at least one nontransitory processor-readable storage medium that stores at least one of instructions or data; and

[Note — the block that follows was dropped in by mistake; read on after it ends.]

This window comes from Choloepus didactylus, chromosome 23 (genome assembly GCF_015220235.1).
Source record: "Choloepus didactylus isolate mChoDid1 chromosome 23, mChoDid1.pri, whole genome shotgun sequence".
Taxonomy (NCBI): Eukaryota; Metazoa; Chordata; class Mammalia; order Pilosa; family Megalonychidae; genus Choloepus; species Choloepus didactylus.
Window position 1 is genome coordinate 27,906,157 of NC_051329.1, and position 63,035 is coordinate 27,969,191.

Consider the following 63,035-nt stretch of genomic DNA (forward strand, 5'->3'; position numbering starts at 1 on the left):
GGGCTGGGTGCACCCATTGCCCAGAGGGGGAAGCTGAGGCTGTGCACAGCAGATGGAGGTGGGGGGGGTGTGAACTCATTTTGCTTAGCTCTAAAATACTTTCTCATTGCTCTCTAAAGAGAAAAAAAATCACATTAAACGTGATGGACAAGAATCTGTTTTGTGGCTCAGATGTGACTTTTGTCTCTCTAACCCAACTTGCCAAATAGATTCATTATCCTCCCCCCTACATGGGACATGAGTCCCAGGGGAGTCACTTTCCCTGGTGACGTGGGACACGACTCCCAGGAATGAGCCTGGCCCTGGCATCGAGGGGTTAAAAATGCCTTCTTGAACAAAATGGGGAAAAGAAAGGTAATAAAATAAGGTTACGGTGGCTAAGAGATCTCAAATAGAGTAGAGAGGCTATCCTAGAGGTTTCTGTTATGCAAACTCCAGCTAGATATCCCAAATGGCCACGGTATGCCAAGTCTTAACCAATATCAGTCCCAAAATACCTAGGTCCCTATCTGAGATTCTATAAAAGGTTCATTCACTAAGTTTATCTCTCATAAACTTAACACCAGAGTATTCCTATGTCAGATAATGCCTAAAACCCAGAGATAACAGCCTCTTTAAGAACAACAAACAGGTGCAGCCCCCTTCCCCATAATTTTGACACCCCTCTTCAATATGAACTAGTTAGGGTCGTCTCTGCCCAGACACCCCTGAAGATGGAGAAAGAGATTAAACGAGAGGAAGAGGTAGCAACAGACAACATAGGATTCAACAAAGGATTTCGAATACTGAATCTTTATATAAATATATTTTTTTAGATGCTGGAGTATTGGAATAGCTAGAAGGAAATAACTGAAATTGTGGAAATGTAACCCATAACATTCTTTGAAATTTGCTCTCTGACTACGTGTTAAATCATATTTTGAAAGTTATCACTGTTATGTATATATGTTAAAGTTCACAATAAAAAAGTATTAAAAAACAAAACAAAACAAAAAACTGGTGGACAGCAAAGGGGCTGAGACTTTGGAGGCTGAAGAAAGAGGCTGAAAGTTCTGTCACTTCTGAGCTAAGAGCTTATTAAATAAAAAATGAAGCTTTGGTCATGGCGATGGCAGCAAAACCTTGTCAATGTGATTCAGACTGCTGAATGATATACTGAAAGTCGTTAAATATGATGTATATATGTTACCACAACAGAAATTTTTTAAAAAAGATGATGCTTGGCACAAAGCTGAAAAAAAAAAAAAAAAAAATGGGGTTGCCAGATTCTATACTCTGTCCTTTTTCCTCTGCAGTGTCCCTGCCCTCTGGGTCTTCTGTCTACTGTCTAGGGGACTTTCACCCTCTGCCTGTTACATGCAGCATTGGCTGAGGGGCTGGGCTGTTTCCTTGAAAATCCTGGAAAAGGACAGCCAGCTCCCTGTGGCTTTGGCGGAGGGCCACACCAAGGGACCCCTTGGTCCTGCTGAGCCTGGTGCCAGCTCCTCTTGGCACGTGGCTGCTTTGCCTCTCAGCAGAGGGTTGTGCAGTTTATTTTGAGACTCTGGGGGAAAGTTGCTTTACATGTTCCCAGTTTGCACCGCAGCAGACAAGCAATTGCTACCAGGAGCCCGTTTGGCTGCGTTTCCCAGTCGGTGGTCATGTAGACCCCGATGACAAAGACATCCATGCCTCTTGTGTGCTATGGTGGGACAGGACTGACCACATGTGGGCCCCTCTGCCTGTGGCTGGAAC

at least one processor communicatively coupled to the at least one nontransitory processor-readable storage medium, in operation, the at least one processor: divides the array of pixels into a plurality of prediction-blocks; for each of a plurality of current prediction blocks, generates an ordered list of motion vector candidates for the current prediction block, the ordered list of motion vector candidates comprising: available reference block motion vectors previously used for coding reference blocks of the current prediction block; or zero value motion vectors; selects one of the motion vectors from the generated ordered list of motion vector candidates for the current prediction block for use in encoding the current prediction block; obtains an encoded version of the current prediction block using the selected motion vector from the ordered list of motion vector candidates for the prediction block; provides the encoded version of the current prediction block in the video data payload of the encoded bit-stream representative of the unencoded video frame; and provides a motion vector selection flag in the header of the encoded bit-stream representative of the unencoded video frame, the motion vector selection flag indicates a location in the ordered list of motion vector candidates for the current prediction block corresponding to the motion vector from the ordered list of motion vector candidates for the current prediction block.